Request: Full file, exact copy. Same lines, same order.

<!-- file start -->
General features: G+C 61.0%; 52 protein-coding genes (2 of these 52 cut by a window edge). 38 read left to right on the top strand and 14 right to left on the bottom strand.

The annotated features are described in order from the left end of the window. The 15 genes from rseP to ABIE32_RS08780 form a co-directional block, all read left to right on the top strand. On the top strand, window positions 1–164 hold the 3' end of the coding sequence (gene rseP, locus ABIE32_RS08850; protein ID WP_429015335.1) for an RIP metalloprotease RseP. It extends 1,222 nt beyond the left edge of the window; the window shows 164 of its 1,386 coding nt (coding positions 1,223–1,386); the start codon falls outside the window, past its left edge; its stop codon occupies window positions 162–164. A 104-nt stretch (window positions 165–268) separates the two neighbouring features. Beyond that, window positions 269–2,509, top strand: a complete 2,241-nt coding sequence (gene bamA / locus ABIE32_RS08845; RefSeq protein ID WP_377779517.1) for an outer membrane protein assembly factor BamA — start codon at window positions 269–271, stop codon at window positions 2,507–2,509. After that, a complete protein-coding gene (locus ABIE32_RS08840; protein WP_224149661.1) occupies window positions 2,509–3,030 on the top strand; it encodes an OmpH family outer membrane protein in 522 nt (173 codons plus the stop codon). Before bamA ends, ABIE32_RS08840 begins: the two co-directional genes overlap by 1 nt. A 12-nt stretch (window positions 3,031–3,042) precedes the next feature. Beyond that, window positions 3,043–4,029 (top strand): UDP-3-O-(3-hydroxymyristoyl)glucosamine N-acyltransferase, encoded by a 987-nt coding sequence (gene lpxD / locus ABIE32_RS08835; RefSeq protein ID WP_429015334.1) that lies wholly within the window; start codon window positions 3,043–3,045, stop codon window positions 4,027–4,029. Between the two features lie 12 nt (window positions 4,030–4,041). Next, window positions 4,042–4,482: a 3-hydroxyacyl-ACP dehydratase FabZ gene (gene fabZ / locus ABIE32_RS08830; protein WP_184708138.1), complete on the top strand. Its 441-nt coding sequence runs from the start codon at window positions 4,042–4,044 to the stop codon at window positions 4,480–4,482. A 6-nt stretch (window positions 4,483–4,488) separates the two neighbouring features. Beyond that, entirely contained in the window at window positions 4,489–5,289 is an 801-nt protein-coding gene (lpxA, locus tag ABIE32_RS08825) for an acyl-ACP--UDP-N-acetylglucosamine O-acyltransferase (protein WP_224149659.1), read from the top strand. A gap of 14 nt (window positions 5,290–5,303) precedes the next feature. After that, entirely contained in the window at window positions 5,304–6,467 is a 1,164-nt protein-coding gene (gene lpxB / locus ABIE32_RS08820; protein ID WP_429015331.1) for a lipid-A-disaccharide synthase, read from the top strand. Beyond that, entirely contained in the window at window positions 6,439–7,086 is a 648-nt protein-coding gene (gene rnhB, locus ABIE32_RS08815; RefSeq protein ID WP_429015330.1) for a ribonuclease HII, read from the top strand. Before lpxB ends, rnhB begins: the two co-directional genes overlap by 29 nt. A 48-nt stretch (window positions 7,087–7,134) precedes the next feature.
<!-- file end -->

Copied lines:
General features: G+C 61.0%; 52 protein-coding genes (2 of these 52 cut by a window edge). 38 read left to right on the top strand and 14 right to left on the bottom strand.

The annotated features are described in order from the left end of the window. The 15 genes from rseP to ABIE32_RS08780 form a co-directional block, all read left to right on the top strand. On the top strand, window positions 1–164 hold the 3' end of the coding sequence (gene rseP, locus ABIE32_RS08850; protein ID WP_429015335.1) for an RIP metalloprotease RseP. It extends 1,222 nt beyond the left edge of the window; the window shows 164 of its 1,386 coding nt (coding positions 1,223–1,386); the start codon falls outside the window, past its left edge; its stop codon occupies window positions 162–164. A 104-nt stretch (window positions 165–268) separates the two neighbouring features. Beyond that, window positions 269–2,509, top strand: a complete 2,241-nt coding sequence (gene bamA / locus ABIE32_RS08845; RefSeq protein ID WP_377779517.1) for an outer membrane protein assembly factor BamA — start codon at window positions 269–271, stop codon at window positions 2,507–2,509. After that, a complete protein-coding gene (locus ABIE32_RS08840; protein WP_224149661.1) occupies window positions 2,509–3,030 on the top strand; it encodes an OmpH family outer membrane protein in 522 nt (173 codons plus the stop codon). Before bamA ends, ABIE32_RS08840 begins: the two co-directional genes overlap by 1 nt. A 12-nt stretch (window positions 3,031–3,042) precedes the next feature. Beyond that, window positions 3,043–4,029 (top strand): UDP-3-O-(3-hydroxymyristoyl)glucosamine N-acyltransferase, encoded by a 987-nt coding sequence (gene lpxD / locus ABIE32_RS08835; RefSeq protein ID WP_429015334.1) that lies wholly within the window; start codon window positions 3,043–3,045, stop codon window positions 4,027–4,029. Between the two features lie 12 nt (window positions 4,030–4,041). Next, window positions 4,042–4,482: a 3-hydroxyacyl-ACP dehydratase FabZ gene (gene fabZ / locus ABIE32_RS08830; protein WP_184708138.1), complete on the top strand. Its 441-nt coding sequence runs from the start codon at window positions 4,042–4,044 to the stop codon at window positions 4,480–4,482. A 6-nt stretch (window positions 4,483–4,488) separates the two neighbouring features. Beyond that, entirely contained in the window at window positions 4,489–5,289 is an 801-nt protein-coding gene (lpxA, locus tag ABIE32_RS08825) for an acyl-ACP--UDP-N-acetylglucosamine O-acyltransferase (protein WP_224149659.1), read from the top strand. A gap of 14 nt (window positions 5,290–5,303) precedes the next feature. After that, entirely contained in the window at window positions 5,304–6,467 is a 1,164-nt protein-coding gene (gene lpxB / locus ABIE32_RS08820; protein ID WP_429015331.1) for a lipid-A-disaccharide synthase, read from the top strand. Beyond that, entirely contained in the window at window positions 6,439–7,086 is a 648-nt protein-coding gene (gene rnhB, locus ABIE32_RS08815; RefSeq protein ID WP_429015330.1) for a ribonuclease HII, read from the top strand. Before lpxB ends, rnhB begins: the two co-directional genes overlap by 29 nt. A 48-nt stretch (window positions 7,087–7,134) precedes the next feature.